Dance Training

Feeling Jealous in the Studio? Here Are 3 Ways to Cope

Jealousy is normal—it becomes a problem when it affects your dancing. Thinkstock

A classmate lands the role you wanted. Another dancer is always earning compliments from the teacher you can never seem to please. The dance world is full of opportunities to feel envious—and according to psychologist Nadine Kaslow, that is completely normal.

"To say you shouldn't ever feel jealous is unrealistic," says Kaslow, who works with dancers at Atlanta Ballet. "But when you become driven by it, rather than focusing on doing your best to improve, that's when it turns harmful." Luckily, there are ways to channel this negative emotion into positive growth.


1. Feel It

Don't be ashamed when envy strikes. Instead, acknowledge and process how you're feeling. Photo by Matthew Murphy for Pointe.

"In dance, it can seem like the grass is always greener," says Erin Fogarty, a teacher and director of programming at Manhattan Youth Ballet. "If you're a jumper, you wish you could turn. If you're long and leggy, you wish you could jump. People progress at different paces."

There's no reason to be ashamed when envy strikes. In fact, it's better to acknowledge your feelings than to ignore them. "Bottled-up emotions can be dangerous," Fogarty says. Unresolved jealousy can consume you, affecting how you view yourself and interact with your peers. You might experience physical side effects, such as excess muscle tension. Your artistry can even suffer when you're closed-off emotionally.

You can't move forward until you honestly assess and accept your state of mind. "Sometimes I encourage people to write down how they're feeling," Kaslow says. "They might discover something else at the root of the jealousy: They're hurt, angry, betrayed or humiliated. Those feelings need to be dealt with as well."

But remember: Pausing to validate your emotions isn't the same as wallowing in them. "It's fine to take a day to be mad, especially if you don't feel like you can be in the studio without coming undone," Fogarty says. "Then you have to get back to work."

2. Talk About It

Opening up to someone about how you're feeling can help you move forward. Photo by Kevin Laminto via Unsplash

After you've admitted your feelings to yourself, consider talking to a parent, teacher or close friend. Look for someone who will listen and perhaps share their own experiences, without encouraging the negative impulses that can accompany envy. "The wrong person could feed your jealousy instead of helping you understand it," says Elizabeth Petrin, who teaches at Bobbie's School of Performing Arts in Newbury Park, California. "You want someone who can build you up and offer advice."

What if the friend you usually turn to is the person you're jealous of? Taking the time to recognize your friend's excitement can start to pull you out of your rut. But, Kaslow warns, "smiling and pretending everything's fine when it's not often comes across as phony" and can damage your relationship. "Being honest and vulnerable—'I am happy for you, but I'm also really disappointed right now'—can heal your wounds."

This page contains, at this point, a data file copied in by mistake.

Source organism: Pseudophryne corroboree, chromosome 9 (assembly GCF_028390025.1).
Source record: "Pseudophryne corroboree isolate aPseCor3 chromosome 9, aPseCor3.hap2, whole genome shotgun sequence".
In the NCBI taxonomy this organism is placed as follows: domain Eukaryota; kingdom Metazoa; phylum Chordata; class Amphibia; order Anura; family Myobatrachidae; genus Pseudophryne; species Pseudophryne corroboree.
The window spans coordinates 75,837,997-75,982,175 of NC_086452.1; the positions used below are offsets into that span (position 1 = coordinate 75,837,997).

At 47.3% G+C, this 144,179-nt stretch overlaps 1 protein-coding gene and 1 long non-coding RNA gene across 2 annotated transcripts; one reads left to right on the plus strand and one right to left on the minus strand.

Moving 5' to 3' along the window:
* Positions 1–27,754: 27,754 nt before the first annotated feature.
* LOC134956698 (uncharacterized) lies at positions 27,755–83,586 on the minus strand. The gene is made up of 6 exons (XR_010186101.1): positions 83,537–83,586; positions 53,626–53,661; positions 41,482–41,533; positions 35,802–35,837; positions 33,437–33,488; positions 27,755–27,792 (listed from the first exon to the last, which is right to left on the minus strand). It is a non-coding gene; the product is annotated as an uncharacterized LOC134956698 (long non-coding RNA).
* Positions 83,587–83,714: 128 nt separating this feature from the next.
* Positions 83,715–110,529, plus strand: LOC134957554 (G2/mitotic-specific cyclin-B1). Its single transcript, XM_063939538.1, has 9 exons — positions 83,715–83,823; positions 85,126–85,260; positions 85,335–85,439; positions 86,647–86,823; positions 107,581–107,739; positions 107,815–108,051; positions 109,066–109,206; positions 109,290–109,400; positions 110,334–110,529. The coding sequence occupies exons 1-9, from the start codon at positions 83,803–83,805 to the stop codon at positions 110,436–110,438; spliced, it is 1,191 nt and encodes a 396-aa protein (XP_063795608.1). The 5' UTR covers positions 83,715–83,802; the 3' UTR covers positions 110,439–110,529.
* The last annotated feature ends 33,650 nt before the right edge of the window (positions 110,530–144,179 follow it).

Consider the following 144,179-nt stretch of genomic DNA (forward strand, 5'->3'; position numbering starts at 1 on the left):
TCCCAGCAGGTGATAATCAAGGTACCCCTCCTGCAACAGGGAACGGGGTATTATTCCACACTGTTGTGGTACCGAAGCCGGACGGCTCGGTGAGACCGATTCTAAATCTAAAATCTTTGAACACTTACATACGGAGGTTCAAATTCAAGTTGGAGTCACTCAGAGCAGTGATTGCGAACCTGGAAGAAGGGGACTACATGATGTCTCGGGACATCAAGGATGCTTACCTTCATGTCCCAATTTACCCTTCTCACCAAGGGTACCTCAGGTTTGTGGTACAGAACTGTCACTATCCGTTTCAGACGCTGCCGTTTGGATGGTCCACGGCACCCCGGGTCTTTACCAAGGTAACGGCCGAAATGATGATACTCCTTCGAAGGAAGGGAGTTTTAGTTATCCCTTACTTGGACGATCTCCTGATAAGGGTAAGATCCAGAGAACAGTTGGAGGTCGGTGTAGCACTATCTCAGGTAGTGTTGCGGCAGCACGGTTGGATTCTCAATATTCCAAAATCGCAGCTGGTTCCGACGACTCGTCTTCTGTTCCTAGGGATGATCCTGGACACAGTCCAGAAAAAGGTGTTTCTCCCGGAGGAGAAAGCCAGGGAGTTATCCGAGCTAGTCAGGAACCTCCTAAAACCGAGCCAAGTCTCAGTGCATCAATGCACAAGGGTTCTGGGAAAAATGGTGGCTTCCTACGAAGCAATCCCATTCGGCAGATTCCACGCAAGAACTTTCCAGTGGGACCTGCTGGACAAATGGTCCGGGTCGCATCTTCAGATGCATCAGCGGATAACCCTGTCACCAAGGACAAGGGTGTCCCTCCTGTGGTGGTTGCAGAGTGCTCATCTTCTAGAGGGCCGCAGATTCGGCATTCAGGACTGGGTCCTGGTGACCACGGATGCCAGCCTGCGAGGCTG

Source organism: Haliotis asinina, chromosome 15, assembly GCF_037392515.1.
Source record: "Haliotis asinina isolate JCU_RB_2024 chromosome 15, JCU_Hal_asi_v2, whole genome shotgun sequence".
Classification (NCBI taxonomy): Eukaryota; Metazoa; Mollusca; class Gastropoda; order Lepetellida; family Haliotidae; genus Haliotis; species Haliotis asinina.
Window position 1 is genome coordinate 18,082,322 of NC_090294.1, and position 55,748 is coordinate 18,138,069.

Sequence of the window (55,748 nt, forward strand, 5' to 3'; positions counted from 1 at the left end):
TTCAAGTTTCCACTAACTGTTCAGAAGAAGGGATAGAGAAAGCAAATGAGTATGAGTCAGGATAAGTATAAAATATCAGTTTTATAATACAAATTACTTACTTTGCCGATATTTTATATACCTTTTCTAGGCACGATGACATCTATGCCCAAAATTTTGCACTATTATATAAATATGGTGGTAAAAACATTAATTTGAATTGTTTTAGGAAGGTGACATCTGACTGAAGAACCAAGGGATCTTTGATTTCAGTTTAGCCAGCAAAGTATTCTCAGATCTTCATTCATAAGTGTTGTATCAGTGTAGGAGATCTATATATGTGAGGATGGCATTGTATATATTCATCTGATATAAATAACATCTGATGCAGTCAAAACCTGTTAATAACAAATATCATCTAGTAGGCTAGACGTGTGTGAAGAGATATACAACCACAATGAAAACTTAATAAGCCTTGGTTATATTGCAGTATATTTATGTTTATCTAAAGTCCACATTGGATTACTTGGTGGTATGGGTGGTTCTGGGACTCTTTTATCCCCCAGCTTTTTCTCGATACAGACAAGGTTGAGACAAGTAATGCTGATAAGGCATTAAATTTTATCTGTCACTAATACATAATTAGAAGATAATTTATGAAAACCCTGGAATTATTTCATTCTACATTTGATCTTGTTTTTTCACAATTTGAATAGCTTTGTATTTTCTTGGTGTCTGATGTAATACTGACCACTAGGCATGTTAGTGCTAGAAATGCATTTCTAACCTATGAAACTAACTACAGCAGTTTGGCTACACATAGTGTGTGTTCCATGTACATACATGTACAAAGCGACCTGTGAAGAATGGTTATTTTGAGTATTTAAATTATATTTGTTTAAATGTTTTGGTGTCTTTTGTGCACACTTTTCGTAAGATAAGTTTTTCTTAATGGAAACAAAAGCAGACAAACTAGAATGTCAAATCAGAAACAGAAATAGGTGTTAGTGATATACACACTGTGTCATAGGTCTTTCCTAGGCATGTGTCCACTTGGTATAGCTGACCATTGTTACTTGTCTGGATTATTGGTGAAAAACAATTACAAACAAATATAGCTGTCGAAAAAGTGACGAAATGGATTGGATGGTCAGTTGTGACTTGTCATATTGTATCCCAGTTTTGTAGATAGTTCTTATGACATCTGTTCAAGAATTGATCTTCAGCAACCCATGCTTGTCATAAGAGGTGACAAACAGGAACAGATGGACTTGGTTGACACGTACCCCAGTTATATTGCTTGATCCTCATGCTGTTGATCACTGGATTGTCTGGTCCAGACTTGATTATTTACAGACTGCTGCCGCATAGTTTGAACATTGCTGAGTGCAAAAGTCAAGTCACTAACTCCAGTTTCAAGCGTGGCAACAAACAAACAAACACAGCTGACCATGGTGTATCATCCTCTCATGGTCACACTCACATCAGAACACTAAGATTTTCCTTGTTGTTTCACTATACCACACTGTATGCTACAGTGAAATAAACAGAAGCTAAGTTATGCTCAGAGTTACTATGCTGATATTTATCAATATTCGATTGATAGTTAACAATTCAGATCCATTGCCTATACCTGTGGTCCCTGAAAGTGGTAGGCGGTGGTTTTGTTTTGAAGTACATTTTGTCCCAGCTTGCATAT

If your dance environment has started to feel toxic, ask a teacher to facilitate a class or company discussion. "If people are constantly being negative about their own achievements or making friends feel bad for succeeding, it creates distance," Petrin says. "When you're no longer holding each other back, everyone can improve."

3. Use It

Use your jealousy as motivation. Photo by Hector Gamboa, Courtesy Petrin

Acting on jealousy can be a problem—if your response is to say nasty things about your peers or to engage in sabotaging behavior. But there are also ways to use envy for good. The key is to focus on yourself, instead of on those around you. "If someone is doing something well, and I think about how I might adopt some of that, that's motivating," Kaslow says. "If I'm so focused on them that I lose sight of myself, that's counterproductive."

To come up with a game plan, get specific. "Is what you're jealous about something you can fix?" asks Petrin's choreography partner and fellow teacher Mandy Korpinen. You may not be able to change how you're built—or what a choreographer is looking for—but you can improve your strength, flexibility, stamina and work ethic.

Of course, there's a delicate balance between homing in on your growth and beating yourself up. If you have a tendency toward self-criticism, find ways to boost your spirits. "One of my teachers growing up made me write three things I was good at on the mirror in my room," says Korpinen, "so every morning I was reminded of my strengths."

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